Disability Living Allowance has been widely defended – I’ve signed a petition myself – but there are problems with it, and those problems seem set to continue into the reformed PIP.
The first problem is comprehensibility. The DWP’s evidence on claims suggests that people don’t understand the criteria, that they have a go at claiming benefits regardless, and that for many people it’s simply seen as an add-on to Incapacity Benefit/ESA.
The second problem is fairness. Older people don’t get DLA, and that means they don’t get the element in DLA for mobility. That’s been the case since the 1970s; older people were excluded, simply enough, because most people with mobility problems in the UK are elderly, and it would have cost a lot. However, older people who become entitled before the age of 65 can get an extension of DLA – which means that two people who have had strokes, one at age 63 and the other at age 67, will be treated differently – and the older person will not get the benefit if if that person’s condition is more serious.
The third problem is testing. Disabilities don’t always come in neat, predictable packages. People have good times and bad times. Their capacity varies. PIP is supposed to take fluctuating conditions into account, but frankly there’s little hope it can do it effectively. There is also the problem that people who make the best of things will be penalised for doing it. The most practical way of dealing with this is to have different types of qualifying condition. In the same way that we don’t test someone with no feet – that exception is made in the current system – we should be able to rely on a diagnosis of blindness, or paraplegia, or terminal illness, or brittle bones, and so on. The more conditions we can identify in these terms, the less the scope for testing. If that means that some people will qualify who might not otherwise get the benefit, so be it.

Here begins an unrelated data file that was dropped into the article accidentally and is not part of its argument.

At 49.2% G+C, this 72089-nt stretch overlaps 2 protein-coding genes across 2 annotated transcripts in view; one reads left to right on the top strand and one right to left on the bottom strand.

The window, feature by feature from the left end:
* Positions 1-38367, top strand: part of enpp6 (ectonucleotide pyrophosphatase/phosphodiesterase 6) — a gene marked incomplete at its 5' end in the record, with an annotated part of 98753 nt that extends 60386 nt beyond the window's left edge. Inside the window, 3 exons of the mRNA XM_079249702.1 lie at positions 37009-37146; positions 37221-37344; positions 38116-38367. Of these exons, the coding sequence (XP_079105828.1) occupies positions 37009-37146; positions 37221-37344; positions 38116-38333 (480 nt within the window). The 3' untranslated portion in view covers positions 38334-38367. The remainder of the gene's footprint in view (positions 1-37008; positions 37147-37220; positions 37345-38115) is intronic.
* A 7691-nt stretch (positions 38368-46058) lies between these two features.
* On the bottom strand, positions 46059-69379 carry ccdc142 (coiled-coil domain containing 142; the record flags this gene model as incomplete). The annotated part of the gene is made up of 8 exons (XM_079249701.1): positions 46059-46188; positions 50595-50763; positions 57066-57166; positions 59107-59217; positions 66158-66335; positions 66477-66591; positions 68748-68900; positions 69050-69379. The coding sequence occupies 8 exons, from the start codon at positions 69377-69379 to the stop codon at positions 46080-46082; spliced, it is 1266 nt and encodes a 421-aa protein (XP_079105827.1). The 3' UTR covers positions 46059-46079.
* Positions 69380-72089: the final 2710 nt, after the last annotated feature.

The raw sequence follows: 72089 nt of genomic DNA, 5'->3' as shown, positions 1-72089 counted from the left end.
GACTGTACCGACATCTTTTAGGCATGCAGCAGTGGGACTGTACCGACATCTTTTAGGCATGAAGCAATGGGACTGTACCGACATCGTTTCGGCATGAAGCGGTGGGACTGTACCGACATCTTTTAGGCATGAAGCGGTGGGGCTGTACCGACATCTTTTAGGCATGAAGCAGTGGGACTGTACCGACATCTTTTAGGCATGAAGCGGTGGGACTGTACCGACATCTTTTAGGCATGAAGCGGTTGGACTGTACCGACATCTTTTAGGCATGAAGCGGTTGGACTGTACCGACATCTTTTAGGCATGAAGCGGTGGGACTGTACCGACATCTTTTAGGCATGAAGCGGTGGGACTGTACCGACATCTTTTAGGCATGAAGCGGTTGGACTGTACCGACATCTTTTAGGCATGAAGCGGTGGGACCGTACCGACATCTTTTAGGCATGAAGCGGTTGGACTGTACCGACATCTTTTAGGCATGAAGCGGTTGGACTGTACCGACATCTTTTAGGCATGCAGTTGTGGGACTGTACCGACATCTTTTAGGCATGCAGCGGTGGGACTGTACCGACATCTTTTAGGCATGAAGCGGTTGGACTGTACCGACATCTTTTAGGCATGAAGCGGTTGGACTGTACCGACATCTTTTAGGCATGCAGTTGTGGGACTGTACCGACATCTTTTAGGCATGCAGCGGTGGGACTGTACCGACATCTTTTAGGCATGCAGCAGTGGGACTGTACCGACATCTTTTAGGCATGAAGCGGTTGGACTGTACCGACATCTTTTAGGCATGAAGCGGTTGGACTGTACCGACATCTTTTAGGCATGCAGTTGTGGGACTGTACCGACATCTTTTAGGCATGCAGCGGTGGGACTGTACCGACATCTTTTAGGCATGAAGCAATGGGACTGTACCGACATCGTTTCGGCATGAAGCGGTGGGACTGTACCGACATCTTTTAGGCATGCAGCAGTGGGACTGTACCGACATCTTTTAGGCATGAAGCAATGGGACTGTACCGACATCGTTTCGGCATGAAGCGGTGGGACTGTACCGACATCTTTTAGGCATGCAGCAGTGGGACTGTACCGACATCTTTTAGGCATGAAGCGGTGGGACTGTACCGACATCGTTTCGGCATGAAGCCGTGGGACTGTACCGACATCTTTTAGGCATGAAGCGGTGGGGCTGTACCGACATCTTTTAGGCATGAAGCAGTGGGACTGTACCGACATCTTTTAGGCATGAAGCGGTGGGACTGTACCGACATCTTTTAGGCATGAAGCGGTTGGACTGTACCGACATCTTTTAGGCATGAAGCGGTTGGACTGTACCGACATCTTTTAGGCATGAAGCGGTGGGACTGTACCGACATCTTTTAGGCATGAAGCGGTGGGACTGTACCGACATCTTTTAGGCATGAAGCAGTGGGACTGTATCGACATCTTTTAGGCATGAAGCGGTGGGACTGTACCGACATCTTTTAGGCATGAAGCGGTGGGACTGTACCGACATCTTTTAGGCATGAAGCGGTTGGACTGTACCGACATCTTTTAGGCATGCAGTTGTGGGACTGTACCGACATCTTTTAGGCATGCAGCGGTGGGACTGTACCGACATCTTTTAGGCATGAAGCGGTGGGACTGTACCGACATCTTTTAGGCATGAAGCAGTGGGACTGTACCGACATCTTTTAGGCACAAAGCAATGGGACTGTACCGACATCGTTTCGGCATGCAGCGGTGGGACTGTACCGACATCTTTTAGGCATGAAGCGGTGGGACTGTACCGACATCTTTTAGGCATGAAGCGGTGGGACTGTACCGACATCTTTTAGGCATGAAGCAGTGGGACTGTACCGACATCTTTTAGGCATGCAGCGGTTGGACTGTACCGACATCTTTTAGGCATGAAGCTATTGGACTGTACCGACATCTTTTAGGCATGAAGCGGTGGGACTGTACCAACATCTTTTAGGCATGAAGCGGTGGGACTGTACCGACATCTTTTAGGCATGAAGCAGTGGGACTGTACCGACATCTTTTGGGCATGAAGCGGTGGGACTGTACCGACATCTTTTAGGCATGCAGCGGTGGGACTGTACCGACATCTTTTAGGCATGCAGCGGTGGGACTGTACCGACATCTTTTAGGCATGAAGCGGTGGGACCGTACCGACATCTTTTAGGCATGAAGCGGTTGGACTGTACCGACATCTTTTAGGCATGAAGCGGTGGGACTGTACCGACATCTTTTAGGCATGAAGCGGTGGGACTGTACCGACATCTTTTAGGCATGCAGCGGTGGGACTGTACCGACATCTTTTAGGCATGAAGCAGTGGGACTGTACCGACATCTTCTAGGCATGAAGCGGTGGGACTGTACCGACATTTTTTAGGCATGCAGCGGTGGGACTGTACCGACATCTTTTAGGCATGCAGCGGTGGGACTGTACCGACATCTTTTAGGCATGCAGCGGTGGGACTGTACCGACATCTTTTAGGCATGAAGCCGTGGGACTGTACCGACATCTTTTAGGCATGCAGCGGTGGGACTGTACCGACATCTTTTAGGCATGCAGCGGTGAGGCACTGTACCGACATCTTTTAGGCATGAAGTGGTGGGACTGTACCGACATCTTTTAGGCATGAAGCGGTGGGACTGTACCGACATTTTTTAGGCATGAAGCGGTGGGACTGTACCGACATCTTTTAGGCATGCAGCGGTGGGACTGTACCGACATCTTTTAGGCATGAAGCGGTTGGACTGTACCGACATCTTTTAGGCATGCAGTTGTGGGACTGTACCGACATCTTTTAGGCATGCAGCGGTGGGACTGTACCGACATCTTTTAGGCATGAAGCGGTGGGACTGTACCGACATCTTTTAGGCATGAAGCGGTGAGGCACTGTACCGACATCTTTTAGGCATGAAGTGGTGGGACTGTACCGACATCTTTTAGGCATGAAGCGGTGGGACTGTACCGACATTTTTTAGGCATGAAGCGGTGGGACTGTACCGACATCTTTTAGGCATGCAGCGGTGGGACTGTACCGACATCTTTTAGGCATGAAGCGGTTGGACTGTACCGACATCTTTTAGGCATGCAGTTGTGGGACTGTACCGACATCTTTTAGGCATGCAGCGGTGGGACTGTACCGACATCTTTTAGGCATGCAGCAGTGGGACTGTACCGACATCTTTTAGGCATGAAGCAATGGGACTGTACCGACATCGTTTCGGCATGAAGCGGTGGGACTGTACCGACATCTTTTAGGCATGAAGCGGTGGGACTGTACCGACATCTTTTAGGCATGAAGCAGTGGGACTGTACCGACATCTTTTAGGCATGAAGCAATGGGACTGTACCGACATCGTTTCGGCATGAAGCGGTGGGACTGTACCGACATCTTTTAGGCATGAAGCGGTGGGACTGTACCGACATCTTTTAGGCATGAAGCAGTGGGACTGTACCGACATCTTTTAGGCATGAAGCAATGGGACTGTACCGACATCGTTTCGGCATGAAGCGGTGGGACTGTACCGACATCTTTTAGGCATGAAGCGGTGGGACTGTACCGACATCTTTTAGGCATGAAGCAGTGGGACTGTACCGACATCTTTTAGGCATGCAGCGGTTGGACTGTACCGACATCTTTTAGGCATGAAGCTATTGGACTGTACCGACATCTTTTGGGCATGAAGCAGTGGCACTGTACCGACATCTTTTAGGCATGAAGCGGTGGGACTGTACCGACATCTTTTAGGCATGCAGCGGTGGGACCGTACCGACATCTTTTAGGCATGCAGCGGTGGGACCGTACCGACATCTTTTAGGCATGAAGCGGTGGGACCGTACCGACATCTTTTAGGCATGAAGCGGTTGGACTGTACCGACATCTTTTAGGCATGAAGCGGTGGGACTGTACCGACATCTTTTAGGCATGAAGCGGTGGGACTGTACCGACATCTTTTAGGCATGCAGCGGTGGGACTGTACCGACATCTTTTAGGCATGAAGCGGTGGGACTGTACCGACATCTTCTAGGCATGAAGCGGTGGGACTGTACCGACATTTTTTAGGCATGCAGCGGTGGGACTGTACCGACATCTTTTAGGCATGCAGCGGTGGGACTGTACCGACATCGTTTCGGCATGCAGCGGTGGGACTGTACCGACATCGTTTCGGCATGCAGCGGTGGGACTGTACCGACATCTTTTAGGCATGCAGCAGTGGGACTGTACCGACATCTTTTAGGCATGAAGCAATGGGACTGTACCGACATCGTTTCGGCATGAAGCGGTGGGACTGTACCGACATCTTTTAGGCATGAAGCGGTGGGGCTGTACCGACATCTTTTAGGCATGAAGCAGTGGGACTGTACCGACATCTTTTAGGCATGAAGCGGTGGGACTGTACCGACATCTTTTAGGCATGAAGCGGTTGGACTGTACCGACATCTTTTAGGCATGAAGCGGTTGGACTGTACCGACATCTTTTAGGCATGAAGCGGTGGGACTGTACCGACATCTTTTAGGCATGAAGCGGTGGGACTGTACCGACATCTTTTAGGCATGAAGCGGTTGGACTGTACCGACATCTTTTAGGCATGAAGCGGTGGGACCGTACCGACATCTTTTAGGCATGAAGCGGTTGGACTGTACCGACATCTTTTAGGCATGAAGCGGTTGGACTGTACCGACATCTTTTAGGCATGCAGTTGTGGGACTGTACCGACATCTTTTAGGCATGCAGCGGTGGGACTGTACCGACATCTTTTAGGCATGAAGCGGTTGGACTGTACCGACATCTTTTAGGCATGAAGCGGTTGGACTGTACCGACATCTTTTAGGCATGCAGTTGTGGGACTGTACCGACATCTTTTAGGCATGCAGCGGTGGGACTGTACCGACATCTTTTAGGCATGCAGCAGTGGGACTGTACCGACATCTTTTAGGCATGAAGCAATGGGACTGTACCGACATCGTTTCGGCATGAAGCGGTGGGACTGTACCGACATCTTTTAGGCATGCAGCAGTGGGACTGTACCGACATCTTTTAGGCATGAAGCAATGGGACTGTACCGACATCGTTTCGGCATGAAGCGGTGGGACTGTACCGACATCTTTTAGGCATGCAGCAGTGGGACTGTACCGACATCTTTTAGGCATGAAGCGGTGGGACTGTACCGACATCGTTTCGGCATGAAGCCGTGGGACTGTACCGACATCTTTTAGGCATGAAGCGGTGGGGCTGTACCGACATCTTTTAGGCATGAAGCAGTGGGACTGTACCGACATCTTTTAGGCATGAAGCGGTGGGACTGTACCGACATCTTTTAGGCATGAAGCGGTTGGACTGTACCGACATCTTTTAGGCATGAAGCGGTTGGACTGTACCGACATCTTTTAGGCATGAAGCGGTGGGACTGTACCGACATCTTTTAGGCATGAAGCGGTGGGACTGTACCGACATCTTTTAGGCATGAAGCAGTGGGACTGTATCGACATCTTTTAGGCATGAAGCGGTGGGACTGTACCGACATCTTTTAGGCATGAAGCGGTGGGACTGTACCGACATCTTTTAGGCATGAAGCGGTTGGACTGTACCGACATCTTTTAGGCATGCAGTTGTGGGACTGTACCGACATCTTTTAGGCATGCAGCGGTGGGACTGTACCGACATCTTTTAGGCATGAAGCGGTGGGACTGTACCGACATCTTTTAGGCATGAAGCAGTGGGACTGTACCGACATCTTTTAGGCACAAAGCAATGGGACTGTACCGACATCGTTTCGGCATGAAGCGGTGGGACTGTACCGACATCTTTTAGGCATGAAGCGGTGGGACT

Attendance Allowance and DLA are not carefully designed benefits catering for identifiable needs; if they were, older people wouldn’t be cut out. They’re benefits for severe disability, and the tests and the components are a complex way of separating out people with more severe disabilities. Currently, nearly 5 million people get the benefits – 3 million on DLA, 1.9 million on AA. About a million DLA claimants are over working age, so it’s true that most claimants of both benefits are older, but when that’s set against the population of people with disabilities, older people are probably still under-represented. Let’s imagine that we want a benefit to cover five million people with varying degrees of disability. What should it look like? We should be aiming to create a system that is comprehensible, to respond globally to specific conditions, and to support people reliably into older age. The ideal is probably something like the ‘Disablement Allowance’ long advocated by the Disability Alliance. It wouldn’t look much like DLA, or PIP.